The deputy head of Ukraine’s Ministry of Internal Affairs, Anton Herashchenko, published details of the raid in a Facebook post on Sunday, saying that police “stopped the criminal activity of an international, transnational group” that is now charged with human trafficking.
Herashchenko described the criminal operation—which was allegedly led by the head of the clinic, her son, two Ukrainians, and three Chinese nationals—as “a supermarket for the sale of newborns.”
Members of the criminal group found women in Ukraine to register “fictitious marriages with foreigners and participate in surrogacy programs” in order to facilitate the trafficking of the newborns abroad, Herashchenko said.
“For a monetary reward, the criminals provided services to solve organizational and legal issues related to the processes of fertilization, childbirth, paperwork, and legalization of the export of children outside Ukraine,” he wrote. “In other words, they sold children born to Ukrainian women to China for money.”
Newborns were sold for a price of roughly $50,000, which covered the cost of artificial insemination, organization of sham marriages, as well as legal support, according to the official. After the birth of the children, birth certificates were allegedly reissued to the names of the “buyers” and their fictitious wives—the surrogate mothers.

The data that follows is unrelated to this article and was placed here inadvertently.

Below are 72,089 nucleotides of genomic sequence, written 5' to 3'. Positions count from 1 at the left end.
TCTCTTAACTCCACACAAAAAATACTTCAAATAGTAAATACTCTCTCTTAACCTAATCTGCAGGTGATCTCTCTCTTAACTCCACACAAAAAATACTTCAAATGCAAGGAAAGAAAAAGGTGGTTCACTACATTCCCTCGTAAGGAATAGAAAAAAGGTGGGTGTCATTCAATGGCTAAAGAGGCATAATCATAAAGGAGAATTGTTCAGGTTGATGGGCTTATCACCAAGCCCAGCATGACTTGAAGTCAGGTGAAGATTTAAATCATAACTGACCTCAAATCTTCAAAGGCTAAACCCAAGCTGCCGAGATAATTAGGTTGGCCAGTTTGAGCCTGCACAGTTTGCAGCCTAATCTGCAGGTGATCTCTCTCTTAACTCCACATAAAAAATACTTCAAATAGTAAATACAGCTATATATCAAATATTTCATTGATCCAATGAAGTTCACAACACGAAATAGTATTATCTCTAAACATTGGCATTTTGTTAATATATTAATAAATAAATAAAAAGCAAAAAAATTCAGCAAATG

The National Police of Ukraine said in a statement on Facebook that law enforcement officers stopped the “illegal activities” of a group “engaged in the sale of babies abroad.”
“For a long time, abusers, under the guise of surrogate motherhood and through fictitious marriages with foreigners, transported newborn children not only throughout Ukraine but also to other countries.”
According to Herashchenko, the majority of the group’s clients were “Chinese citizens—single men of a certain orientation.” An investigation is underway into at least 140 Chinese citizens suspected of involvement in the purchasing of newborns in Ukraine, he said.
He added that it is not yet clear how many babies born in Ukraine have been smuggled out of the country.
“The police will make every effort to prevent this from happening again,” Herashchenko wrote.
The National Police of Ukraine reportedly conducted 11 raids in total, including at the homes of the suspects, their offices, clinic, as well as searches of their cars. Investigators found five newborns aged 2 to 6 weeks in private apartments across Kiev, which they believe were about to be trafficked, and took them to children’s hospitals.
Herashchenko said that surrogacy is not regulated in Ukraine, and is not expressly prohibited by law. If found guilty of human trafficking, the group will face up to 12 years in prison, he added.